Invest In Your Education With An RESP

By Andrew Beattie AAA

The cost of post-secondary education in Canada has been sharply increasing: According to Statistics Canada, the cost of tuition rose 135% between 1990 and 2000. In dollars and cents, this means that an average undergraduate student, living at his or her parents' home, now has to shell out more than $10,000 per year just for tuition.

One popular way to relieve some of this burden is for parents to start saving for their child's education through Registered Education Savings Plans (RESPs). In this article, we'll explore how these plans work and what you need to know before you sign up. (For related reading without the Canadian focus, check out Investing In Your Child's Education and Don't Forget The Kids: Save For Their Education And Retirement.)

How RESPs Work
An RESP is a tax-deferred investment account that is set up to pay some or all of the costs of the beneficiary's post-secondary education. The money you put into an RESP is invested by you or a professional and allowed to grow, tax-free, until the beneficiary withdraws it. However, unlike a Registered Retirement Savings Plan (RRSP), the contributions to an RESP aren't tax deductible.

All the common investments, stocks, bonds, GICs, etc., can be held within the RESP. When the money is withdrawn, it is subject to tax on the interest, but because most students are in a low income bracket, they usually avoid paying any taxes on these withdrawals.

Three Ways To Save
The rules for individual RESPs are more flexible than most savings plans in that anyone can open one for anyone. You could even open one for yourself if you intend to go back to school someday. (For more on the long-term financial benefits of going back to school, check out Invest In Yourself With A College Education.)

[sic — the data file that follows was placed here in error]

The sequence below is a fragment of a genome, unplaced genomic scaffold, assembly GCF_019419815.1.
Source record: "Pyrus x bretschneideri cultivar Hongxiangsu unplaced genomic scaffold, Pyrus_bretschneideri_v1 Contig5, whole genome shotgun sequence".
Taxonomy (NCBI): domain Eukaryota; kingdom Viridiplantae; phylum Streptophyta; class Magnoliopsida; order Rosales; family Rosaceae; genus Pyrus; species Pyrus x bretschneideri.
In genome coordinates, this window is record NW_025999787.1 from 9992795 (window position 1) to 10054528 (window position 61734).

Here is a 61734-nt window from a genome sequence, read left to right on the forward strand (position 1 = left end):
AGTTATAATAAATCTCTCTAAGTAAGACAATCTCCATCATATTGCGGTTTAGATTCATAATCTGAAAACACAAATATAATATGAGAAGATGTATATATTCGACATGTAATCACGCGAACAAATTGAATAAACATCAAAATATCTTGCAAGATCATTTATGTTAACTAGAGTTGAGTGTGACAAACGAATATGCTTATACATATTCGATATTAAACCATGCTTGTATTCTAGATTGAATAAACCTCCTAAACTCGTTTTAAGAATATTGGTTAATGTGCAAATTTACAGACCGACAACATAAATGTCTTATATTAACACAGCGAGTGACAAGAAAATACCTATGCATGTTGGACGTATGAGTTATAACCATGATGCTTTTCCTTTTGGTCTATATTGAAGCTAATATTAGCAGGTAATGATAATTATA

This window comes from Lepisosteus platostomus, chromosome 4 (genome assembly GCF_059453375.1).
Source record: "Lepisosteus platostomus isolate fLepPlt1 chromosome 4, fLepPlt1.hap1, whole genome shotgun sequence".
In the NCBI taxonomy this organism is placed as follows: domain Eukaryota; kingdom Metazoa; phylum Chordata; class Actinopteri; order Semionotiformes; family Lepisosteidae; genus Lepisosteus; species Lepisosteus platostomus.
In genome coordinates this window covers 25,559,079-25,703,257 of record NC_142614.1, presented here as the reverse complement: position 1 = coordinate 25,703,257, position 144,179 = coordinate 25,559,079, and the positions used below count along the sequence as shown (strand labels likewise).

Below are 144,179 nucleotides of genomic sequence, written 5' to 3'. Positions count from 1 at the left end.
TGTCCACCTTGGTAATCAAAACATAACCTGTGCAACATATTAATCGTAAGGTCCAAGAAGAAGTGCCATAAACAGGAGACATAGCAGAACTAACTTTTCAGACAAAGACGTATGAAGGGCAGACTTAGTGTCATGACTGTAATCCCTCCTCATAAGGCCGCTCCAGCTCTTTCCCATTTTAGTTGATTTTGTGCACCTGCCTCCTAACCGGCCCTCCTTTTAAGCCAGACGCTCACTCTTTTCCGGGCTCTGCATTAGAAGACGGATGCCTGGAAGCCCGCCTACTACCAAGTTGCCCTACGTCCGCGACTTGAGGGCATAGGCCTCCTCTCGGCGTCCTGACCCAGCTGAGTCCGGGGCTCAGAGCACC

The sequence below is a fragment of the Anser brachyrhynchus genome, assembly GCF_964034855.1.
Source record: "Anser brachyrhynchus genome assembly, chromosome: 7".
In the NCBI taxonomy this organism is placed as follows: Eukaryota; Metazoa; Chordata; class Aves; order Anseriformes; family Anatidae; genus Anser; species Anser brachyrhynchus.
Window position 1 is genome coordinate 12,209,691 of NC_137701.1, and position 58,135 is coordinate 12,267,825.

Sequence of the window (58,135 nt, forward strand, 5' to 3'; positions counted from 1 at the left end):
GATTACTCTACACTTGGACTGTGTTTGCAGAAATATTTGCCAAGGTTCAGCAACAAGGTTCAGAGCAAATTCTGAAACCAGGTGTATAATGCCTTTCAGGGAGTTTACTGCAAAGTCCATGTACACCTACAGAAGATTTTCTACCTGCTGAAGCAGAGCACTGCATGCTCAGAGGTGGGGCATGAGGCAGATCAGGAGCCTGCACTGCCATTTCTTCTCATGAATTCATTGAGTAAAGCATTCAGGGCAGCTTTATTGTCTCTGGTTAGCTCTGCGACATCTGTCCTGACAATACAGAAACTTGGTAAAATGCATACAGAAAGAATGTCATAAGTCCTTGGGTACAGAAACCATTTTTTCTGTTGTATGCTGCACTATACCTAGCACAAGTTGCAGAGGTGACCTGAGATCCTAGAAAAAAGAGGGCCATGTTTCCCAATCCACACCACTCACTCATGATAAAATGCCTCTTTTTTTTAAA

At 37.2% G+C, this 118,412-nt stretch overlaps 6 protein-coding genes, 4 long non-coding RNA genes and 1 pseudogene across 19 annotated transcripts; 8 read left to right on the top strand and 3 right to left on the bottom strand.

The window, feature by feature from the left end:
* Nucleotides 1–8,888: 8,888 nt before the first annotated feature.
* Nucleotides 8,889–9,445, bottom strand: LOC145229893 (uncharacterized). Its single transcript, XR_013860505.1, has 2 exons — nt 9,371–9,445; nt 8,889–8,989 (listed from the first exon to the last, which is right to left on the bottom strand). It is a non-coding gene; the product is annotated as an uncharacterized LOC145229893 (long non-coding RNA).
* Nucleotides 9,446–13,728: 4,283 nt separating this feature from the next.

There are a number of different RESP plans:

Family RESP
The most common RESP is the family plan. These can only be opened by family members for other family members who are under the age of 21 when they are chosen as the beneficiary. The RESP can have more than one beneficiary, but the plan itself must be closed out within 25 years. This could mean that your youngest child won't be able to take advantage of the family plan if there is a significant age gap.

Individual RESP
Both the family RESP and the individual RESP can either be self-managed (a self-directed RESP) or professionally managed. If you are comfortable investing on your own, a self-directed RESP is likely the best choice as it will usually cut down on the fees you need to pay a professional.

Group RESP
Group plans, also referred to as scholarship trusts or pooled trust RESPs, operate in a very similar way to money market mutual funds in that your money is pooled with that of other investors and then invested in low-risk, fixed-income investments. You either buy into group plans in the form of shares or by signing a contract promising regular payments over time. (To learn more, see Introduction To Money Market Mutual Funds.)

What to Watch For
Although some factors, such as taxation, are the same for all types of RESPs, there are quite a few differences. One thing that holds true for all is that, as of 2007, you have a maximum contribution of $4,000 per year and $42,000 over your lifetime for each beneficiary. This amount is stipulated by the government, but it could change in the future.

Some RESPs, however, may have additional limits on how much and how often you can contribute. Also, be aware that some RESPs have service fees and management fees - especially the professionally managed ones.

If you start the plan early, you will be able to invest aggressively and enjoy years of compounding. However, some professionally managed group plans have low returns that are split up among all the participants who have children attending post-secondary schools that calendar year. This can result in much lower payments than if you had done the planning yourself.

How do I sign up?
To open a registered education savings plan, you need to find an RESP provider. Almost all banks, credit unions and financial institutions offer RESPs. For a comprehensive list of all the registered providers, check the website for the Financial Consumer Agency of Canada. Once you have found a provider and a plan you like, you will need: